Ultimately, then, the factors that seem to be holding back electronic music from succeeding in America are some of the same reasons that its widespread commercial success may very well be inevitable. Record companies don’t understand why mass groups of strangers get off on congregating in dark rooms to dance their asses off to records made by invisible artists from around the world. Sooner than later they will — or, in the grand tradition of the record industry, they’ll simply buy a record label that does.
What corporate America can’t completely commodify or sell, though, is the experience of hearing this music on a dance floor surrounded by people who are going off. At its best, the electronic music experience brings together people from all walks of life to celebrate and move to the same unifying rhythms. And that is its power, especially in a Balkanized era of global strife, terror and paranoia. The beauty of it is that it is born again every night in dark rooms, open fields, beaches, forests, warehouses and desert dunes around the planet — wherever people mass around sound systems and celebrate to the pulse of electronic music.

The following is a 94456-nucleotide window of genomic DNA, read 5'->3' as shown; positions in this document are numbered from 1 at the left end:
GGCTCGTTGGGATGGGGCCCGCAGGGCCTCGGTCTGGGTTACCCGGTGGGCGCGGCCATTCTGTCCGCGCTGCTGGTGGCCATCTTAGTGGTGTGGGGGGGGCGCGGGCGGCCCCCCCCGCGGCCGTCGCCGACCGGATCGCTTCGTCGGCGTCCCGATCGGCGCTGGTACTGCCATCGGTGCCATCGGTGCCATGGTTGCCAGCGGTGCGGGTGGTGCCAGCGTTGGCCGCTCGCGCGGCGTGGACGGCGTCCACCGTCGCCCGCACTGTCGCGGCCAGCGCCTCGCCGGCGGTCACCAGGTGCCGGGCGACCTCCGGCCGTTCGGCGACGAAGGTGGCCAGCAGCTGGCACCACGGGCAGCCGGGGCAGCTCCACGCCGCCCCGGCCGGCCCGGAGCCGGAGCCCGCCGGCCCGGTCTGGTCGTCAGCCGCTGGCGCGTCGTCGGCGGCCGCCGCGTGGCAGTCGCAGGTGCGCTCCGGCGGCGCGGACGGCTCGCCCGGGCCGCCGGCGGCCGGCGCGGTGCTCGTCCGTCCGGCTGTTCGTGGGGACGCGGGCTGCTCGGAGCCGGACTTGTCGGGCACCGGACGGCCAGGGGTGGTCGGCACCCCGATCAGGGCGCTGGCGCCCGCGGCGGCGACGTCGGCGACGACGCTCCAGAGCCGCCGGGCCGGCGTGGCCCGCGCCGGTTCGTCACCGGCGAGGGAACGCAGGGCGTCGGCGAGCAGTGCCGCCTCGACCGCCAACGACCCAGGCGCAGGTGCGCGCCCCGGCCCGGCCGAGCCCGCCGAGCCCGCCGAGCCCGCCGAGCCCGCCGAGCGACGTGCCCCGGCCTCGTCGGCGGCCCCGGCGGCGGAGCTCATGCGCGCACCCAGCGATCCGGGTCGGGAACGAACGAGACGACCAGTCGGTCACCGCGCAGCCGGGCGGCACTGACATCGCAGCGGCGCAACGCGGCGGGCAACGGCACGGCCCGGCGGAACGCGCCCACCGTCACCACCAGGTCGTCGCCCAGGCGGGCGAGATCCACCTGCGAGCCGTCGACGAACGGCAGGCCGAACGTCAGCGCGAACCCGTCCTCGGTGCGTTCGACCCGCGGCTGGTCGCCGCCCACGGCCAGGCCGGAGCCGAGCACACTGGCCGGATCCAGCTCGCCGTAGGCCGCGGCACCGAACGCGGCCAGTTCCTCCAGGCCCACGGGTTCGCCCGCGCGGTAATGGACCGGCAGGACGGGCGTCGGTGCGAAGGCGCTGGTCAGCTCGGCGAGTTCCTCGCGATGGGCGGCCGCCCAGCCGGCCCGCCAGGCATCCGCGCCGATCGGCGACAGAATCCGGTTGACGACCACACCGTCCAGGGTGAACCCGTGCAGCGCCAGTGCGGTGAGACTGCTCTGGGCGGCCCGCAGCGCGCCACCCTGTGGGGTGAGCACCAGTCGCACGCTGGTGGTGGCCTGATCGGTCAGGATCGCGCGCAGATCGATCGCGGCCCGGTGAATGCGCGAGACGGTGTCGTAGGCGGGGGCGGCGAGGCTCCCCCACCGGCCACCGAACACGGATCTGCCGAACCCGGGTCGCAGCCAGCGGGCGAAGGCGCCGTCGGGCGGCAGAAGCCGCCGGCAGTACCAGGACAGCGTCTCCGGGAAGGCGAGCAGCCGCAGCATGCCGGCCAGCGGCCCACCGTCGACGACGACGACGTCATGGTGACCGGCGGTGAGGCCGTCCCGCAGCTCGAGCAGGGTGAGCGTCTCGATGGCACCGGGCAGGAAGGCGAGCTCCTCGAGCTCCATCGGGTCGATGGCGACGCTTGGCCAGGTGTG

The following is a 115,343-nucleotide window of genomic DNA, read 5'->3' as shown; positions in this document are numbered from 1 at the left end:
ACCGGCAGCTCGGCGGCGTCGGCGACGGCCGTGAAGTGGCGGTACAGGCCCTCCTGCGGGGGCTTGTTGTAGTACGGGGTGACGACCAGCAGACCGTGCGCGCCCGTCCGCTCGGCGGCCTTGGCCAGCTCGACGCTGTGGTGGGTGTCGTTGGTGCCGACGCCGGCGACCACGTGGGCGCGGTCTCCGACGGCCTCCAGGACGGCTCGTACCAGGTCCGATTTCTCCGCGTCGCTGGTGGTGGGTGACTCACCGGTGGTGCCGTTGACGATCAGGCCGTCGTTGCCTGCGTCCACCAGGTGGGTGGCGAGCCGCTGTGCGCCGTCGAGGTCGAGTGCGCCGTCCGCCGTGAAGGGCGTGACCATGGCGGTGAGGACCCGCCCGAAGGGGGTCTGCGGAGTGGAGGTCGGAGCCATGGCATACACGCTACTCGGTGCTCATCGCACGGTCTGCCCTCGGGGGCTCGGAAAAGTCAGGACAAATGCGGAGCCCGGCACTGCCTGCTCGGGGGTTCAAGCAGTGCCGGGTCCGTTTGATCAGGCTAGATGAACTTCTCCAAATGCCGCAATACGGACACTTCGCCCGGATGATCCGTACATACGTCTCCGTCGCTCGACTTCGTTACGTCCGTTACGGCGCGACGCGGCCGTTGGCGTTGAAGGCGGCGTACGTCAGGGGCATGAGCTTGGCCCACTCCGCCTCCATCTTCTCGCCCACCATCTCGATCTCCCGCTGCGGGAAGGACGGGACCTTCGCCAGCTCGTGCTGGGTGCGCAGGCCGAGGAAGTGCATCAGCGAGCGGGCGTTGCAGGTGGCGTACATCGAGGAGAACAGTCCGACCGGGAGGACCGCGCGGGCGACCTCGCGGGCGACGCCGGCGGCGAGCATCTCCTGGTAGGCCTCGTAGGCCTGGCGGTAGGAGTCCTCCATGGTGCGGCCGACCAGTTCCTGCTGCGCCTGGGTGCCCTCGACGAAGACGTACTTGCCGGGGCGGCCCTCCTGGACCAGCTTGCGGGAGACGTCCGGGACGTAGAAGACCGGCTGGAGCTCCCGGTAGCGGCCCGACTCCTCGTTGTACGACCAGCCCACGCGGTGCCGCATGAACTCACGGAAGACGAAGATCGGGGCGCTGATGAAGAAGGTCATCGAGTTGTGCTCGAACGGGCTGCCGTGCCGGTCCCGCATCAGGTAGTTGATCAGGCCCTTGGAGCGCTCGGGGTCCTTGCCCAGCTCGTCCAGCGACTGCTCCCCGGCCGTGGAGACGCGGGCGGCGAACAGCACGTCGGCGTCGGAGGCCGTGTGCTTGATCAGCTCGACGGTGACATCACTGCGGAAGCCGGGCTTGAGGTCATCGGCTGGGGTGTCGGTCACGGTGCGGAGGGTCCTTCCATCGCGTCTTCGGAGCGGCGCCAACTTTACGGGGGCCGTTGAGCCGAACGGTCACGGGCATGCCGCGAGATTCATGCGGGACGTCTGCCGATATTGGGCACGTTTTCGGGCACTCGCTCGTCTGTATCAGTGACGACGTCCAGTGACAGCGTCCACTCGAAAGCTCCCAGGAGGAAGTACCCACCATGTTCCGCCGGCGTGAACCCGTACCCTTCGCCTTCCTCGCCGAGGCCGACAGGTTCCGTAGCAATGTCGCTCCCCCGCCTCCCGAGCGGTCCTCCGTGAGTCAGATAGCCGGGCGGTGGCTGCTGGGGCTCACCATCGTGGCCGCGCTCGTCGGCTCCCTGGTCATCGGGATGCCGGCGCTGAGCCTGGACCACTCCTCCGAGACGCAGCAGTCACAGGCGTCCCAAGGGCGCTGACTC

British actress Olivia Williams with sabre fish.
Gillian Anderson, aka Scully, with a conger eel.
British actor Nickolas Grace with a red mullet.
French actress Aure Atika with a parrotfish.
French-Portuguese actress Barbara Cabrita with a herring.
French actress Caroline Ducey with a barracuda.
French actor Emmanuel de Brantes with a barramundi.
British DJ Godlie with a redfish.
French/American actor Jean-Marc Barr with a mako shark.
BBC star Jeany Spark with a seabass.
Opera singer Joanna Bergin with a mackerel.
Japanese fashion designer Kenzo Takada with a bonito.
French actress Mélanie Bernier with a European eel.
British actor and director Serge Hazanavicius with a thicklip grey mullet.
French jazz guitarist Thomas Dutronc with a dusky grouper.